Leaders give away credit. Coach Williams credited his players, Coach Smith, his assistants, and others who supported him for the program’s success under his leadership. One of the values Coach Smith emphasized for his players was pointing to the person who gave you the assist. It is a way of sharing credit and saying “Thank you.” To be a successful leader means that there are plenty of people in your circle of influence who have helped you to be successful.
These three leadership lessons can help any leader of any organization of any size be more effective with the people they are leading. Before concluding this post, let me offer an observation and a warning.
Here’s the observation.
Coach Williams’ retirement press conference felt more like a funeral, than a recognition of a hall of fame coach retiring from a successful career. As a UNC fan, the press conference was obviously sad. But it felt sadder than it should have. Why? I think that’s partly due to Coach Williams’ approach to life and coaching. Known for his work ethic, Coach Williams obsessively values hard work and effort. He poured his life into his work as he details in his book entitled Hard Work: A Life on and off the Court.
Here’s the warning.
Leaders must be careful not to find their identity in their work or the success of their leadership. After listening to the press conference, it was not difficult to connect the challenges of the past few seasons at UNC with Williams’ self-evaluation. Rather than celebrate what had been, Williams questioned what could have been. I don’t have any insights into Coach Williams’ faith or lack thereof. But Coach Williams’ retirement press conference serves as a warning to leaders. As a follower of Jesus, I cannot find my identity in my work, my level of effort, my success, or my leadership. Jesus followers must find their identity in their relationship with Jesus Christ. Nothing else will satisfy. Leadership success will ebb and flow. Quality work will satisfy only until one is unable to work. If we identify ourselves with our labors, then, when our labors are through, we will have a hard time discovering who we are and what really matters in life.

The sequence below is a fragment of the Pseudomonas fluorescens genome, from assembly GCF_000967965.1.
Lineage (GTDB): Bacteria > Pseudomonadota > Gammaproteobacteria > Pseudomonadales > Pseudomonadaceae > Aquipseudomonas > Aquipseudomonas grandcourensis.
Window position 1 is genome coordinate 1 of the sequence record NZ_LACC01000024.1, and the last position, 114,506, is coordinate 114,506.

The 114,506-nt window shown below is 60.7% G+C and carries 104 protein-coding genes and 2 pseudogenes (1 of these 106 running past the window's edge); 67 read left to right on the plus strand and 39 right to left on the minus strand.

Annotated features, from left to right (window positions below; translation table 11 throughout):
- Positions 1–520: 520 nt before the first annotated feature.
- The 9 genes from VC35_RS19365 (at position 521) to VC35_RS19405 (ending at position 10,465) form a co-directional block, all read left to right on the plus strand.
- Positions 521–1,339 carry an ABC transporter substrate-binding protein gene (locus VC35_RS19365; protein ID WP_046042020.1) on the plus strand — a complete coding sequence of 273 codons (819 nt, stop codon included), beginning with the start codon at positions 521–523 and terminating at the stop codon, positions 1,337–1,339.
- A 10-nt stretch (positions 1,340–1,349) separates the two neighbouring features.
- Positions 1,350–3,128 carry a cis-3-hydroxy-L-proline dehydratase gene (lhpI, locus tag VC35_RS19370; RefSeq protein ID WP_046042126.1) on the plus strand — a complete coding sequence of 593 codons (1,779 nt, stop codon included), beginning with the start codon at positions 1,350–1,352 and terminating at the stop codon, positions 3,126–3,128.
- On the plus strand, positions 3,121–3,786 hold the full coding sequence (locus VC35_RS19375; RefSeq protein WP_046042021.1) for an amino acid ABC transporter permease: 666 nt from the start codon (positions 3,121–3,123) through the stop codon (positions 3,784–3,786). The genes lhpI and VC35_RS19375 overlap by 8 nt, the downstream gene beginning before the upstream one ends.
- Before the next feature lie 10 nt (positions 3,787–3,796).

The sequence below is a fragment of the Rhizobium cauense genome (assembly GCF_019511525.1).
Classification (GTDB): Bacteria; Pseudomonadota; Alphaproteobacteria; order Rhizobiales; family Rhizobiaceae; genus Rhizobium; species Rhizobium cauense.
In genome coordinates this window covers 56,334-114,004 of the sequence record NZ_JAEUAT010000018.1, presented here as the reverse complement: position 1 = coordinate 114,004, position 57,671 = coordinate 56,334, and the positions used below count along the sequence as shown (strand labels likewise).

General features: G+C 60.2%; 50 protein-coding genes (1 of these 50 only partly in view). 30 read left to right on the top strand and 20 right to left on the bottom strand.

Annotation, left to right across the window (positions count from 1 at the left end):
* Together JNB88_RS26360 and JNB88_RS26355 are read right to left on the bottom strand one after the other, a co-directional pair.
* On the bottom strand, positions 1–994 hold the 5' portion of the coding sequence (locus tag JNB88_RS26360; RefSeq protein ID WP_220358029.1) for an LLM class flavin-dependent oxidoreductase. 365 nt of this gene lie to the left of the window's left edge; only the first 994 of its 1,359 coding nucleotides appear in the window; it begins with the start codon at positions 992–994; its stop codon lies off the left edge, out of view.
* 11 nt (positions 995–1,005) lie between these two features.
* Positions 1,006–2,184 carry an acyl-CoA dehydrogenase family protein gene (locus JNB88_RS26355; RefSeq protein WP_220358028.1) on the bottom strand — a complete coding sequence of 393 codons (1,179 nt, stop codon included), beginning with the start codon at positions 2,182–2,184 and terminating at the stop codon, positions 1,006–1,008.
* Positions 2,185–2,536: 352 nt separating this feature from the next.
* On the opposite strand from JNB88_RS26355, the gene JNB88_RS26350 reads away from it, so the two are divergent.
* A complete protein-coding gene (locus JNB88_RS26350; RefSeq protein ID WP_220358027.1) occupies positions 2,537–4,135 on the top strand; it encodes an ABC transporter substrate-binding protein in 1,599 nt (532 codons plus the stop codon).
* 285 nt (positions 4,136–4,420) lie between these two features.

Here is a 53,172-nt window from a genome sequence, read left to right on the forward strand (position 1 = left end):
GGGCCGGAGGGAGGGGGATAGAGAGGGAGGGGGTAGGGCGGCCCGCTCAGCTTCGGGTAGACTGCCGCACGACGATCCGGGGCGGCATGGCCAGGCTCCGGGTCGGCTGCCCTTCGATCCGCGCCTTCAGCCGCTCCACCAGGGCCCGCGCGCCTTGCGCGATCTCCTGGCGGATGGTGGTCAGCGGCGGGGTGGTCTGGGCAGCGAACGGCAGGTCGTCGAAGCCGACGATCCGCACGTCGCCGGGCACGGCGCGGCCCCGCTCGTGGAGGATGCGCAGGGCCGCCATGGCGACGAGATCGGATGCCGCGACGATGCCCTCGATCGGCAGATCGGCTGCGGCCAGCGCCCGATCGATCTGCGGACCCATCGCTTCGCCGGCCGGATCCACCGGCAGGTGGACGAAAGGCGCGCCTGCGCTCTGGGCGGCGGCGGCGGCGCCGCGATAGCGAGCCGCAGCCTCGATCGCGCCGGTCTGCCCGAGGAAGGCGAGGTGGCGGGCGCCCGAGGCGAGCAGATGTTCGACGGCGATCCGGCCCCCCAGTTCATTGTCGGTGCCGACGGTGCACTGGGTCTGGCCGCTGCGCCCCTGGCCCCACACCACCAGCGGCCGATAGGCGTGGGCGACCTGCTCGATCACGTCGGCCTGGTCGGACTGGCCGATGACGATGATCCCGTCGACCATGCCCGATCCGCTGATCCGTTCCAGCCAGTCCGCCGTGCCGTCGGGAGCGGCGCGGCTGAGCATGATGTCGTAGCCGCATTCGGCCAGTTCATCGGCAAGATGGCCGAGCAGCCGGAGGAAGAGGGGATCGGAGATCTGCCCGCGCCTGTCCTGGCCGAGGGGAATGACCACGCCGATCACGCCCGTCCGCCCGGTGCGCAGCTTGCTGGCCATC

The Bible teaches us in Romans 12:8 that the one who leads must lead with zeal or diligence. Jesus modeled servant leadership. Paul modeled leadership through a team. And I can tell you that leading a church or organization is hard work. It is part of that labor and work that God created his followers for (see Ephesians 2:10).
But we need to balance this effort and labor of leadership against the truth of the gospel. In the gospel Christ worked for our salvation. In the gospel, Christ led where we could not follow. Only Jesus could be the sacrifice and substitute for our sins. We do not labor in leadership and works in order to earn our salvation. Rather, we labor and work from the salvation we’ve received through Christ. Our identity is bound up in grace, not personal success. Our identity is found in Christ, not in our labors and leadership.
So, let’s learn these lessons well. Don’t make excuses. Take responsibility. Give credit to others. But remember that your identity is in Jesus, not the success or failure of your leadership. And Jesus cannot fail. That is good news for the follower of Christ. When our labors are done and we retire from this earthly life into heaven, we can celebrate. For our hope is not in our success, but it is found in the victory of Christ.